Aug 18, 2014 7:34 PM GMT
Ironically, this may make him more of a viable candidate for the Republican nomination.
Unlike the New Jersey bridge scandal, where political wrongdoing was a given and the only question was the governor’s knowledge and complicity, Perry’s indictment is widely seen as a ridiculous political stunt. Most pundits, pols and voters concede that vowing to veto funding for a department unless Travis County District Attorney Rosemary Lehmberg resigned after a drunk driving arrest is commendable, not illegal. Liberal commentators have decried the indictment while conservative media and even potential 2016 opponents have rallied to his side.
Moreover, Perry went on offense quickly. He appeared on Saturday to condemn the indictment, looking defiant and in command. On Fox News Sunday he followed up with a solid performance, decrying this as another example of the rule of law being trampled. He declared, “I had lost confidence in her, the public had lost confidence in her and I did what every governor has done for decades, which is make a decision on whether or not it was the proper use of state money to go to that agency and I vetoed it. I stood up for the rule of law in the state of Texas. If I had to do it again I would make exactly the same decision.”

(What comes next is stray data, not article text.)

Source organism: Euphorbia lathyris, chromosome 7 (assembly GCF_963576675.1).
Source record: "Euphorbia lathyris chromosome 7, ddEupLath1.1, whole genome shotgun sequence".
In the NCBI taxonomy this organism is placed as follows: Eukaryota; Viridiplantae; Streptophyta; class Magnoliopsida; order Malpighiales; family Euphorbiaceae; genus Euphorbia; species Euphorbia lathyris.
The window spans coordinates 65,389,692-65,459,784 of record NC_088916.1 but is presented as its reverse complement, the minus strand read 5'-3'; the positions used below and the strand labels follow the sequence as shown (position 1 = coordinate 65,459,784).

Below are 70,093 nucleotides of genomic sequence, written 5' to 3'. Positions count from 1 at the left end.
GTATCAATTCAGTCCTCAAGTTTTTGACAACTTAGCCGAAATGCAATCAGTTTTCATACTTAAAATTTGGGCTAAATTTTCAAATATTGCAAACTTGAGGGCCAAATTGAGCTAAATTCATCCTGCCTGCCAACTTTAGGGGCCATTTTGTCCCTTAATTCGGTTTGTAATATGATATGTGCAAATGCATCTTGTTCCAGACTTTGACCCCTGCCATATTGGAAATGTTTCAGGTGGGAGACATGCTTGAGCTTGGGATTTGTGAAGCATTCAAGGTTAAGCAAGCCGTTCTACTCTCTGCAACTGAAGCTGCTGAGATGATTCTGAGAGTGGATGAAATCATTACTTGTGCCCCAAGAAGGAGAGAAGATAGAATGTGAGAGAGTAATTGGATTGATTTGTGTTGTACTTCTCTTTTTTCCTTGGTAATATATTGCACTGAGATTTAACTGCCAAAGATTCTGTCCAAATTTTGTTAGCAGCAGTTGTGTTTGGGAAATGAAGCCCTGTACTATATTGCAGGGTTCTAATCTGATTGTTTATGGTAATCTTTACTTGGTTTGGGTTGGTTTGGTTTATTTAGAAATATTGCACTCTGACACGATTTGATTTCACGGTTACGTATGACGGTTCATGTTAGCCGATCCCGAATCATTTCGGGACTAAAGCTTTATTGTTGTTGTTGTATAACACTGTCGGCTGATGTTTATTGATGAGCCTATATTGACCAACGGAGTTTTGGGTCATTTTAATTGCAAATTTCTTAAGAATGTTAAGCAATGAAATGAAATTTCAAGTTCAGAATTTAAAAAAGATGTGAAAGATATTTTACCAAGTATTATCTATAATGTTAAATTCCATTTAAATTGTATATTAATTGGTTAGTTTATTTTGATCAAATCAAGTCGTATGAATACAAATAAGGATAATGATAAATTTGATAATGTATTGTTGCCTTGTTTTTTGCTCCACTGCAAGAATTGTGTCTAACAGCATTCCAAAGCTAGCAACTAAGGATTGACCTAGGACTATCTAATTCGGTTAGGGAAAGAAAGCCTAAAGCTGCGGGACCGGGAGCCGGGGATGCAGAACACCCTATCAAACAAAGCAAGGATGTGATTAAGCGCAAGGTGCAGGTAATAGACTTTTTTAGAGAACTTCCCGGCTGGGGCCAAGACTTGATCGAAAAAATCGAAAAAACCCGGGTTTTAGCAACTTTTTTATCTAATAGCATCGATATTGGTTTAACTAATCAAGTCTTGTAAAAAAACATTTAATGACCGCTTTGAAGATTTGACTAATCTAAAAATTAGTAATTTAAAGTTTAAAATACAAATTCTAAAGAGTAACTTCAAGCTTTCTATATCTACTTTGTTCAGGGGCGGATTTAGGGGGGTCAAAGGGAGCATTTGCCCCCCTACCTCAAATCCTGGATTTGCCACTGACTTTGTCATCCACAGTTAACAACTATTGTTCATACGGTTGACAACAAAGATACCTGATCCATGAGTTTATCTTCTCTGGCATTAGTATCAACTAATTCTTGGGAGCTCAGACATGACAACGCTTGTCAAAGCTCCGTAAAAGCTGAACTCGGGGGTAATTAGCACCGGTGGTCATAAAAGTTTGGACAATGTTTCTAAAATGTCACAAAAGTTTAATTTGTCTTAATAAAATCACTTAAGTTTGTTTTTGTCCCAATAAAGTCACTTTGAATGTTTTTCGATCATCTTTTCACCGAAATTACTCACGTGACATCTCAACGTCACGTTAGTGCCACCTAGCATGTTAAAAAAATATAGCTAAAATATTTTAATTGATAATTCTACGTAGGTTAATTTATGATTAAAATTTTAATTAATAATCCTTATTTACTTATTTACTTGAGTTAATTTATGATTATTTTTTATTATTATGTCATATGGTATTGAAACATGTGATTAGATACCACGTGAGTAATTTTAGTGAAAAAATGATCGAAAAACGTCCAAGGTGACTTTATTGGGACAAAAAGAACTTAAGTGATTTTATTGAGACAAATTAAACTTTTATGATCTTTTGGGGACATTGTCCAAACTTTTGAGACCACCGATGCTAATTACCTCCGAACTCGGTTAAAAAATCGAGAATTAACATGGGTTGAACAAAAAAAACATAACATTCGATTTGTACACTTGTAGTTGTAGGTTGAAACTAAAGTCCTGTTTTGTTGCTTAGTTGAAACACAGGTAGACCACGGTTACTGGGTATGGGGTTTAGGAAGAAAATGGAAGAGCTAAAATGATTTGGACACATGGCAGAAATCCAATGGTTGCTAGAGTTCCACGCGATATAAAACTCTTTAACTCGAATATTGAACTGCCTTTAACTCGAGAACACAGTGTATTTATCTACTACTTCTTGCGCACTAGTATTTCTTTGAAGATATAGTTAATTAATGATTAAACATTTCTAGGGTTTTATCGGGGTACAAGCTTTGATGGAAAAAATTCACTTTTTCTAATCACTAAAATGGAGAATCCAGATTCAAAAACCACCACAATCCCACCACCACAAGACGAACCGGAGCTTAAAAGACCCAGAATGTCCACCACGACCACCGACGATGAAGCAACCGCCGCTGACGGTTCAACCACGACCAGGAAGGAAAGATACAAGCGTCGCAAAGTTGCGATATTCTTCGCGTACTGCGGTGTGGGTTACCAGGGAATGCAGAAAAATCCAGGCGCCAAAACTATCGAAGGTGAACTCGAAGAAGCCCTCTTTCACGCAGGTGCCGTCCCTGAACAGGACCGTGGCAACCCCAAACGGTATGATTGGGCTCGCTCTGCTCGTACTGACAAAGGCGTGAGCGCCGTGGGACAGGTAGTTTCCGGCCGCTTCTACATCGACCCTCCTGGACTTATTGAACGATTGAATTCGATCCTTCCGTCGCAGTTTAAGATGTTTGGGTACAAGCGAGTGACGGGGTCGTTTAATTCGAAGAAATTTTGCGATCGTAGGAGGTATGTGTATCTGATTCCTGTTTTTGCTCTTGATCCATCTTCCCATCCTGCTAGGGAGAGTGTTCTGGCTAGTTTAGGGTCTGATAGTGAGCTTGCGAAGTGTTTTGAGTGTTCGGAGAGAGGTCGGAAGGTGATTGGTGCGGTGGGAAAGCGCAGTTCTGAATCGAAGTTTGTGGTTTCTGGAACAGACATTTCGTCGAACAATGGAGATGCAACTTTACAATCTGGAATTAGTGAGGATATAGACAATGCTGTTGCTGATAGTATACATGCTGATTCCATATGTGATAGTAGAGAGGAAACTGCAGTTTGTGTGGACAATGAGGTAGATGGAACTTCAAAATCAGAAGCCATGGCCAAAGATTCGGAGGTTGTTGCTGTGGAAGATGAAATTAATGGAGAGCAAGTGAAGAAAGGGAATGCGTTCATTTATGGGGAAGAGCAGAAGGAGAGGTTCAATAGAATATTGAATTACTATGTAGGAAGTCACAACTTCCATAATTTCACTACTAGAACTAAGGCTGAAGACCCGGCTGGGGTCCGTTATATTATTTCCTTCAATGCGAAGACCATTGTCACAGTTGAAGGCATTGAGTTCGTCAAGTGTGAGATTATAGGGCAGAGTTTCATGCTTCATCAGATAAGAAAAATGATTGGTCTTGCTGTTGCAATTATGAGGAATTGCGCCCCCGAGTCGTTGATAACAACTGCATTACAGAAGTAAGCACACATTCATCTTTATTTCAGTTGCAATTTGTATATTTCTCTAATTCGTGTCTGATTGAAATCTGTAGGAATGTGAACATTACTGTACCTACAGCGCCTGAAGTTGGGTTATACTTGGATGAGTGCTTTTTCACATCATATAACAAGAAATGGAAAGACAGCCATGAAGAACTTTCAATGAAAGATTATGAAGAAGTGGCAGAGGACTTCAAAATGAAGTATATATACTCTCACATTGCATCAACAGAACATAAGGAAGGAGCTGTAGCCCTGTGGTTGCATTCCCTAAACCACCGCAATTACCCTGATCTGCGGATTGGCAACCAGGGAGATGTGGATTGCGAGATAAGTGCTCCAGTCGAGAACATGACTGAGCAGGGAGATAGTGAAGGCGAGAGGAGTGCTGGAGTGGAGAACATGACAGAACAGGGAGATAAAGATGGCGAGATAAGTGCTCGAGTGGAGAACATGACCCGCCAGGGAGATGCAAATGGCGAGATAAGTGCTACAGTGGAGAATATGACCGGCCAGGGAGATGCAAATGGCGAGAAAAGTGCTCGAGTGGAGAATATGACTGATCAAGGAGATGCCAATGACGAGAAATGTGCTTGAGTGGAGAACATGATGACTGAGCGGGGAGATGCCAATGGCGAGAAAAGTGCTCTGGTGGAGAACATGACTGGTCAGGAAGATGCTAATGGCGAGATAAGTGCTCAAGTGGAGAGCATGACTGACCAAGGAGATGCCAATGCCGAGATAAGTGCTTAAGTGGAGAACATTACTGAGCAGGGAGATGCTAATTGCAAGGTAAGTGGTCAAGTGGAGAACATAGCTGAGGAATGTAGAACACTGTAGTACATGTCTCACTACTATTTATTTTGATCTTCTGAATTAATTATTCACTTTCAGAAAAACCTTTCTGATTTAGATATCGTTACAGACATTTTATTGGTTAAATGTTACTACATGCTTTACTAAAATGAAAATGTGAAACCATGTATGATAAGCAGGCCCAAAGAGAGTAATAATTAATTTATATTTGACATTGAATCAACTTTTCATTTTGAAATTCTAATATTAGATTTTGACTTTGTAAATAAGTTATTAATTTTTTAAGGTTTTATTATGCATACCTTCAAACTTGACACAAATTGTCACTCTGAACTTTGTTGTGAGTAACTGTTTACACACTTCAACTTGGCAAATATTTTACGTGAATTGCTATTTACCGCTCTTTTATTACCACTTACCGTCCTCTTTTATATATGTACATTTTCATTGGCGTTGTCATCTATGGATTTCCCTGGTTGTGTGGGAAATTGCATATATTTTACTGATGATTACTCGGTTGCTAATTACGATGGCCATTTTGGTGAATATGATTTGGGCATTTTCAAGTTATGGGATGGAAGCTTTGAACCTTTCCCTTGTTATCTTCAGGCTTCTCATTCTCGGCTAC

Rather than play the victim as too many conservatives do when treated unfairly by the media or opponents, Perry is rising to the occasion. Coupled with his attacks on the president for inaction on immigration and dispatch of national guardsman to the border, Perry is stepping out at the Republican willing — and able — to take on liberal incompetence and abuse. This surely will be his 2016 theme if he runs for president.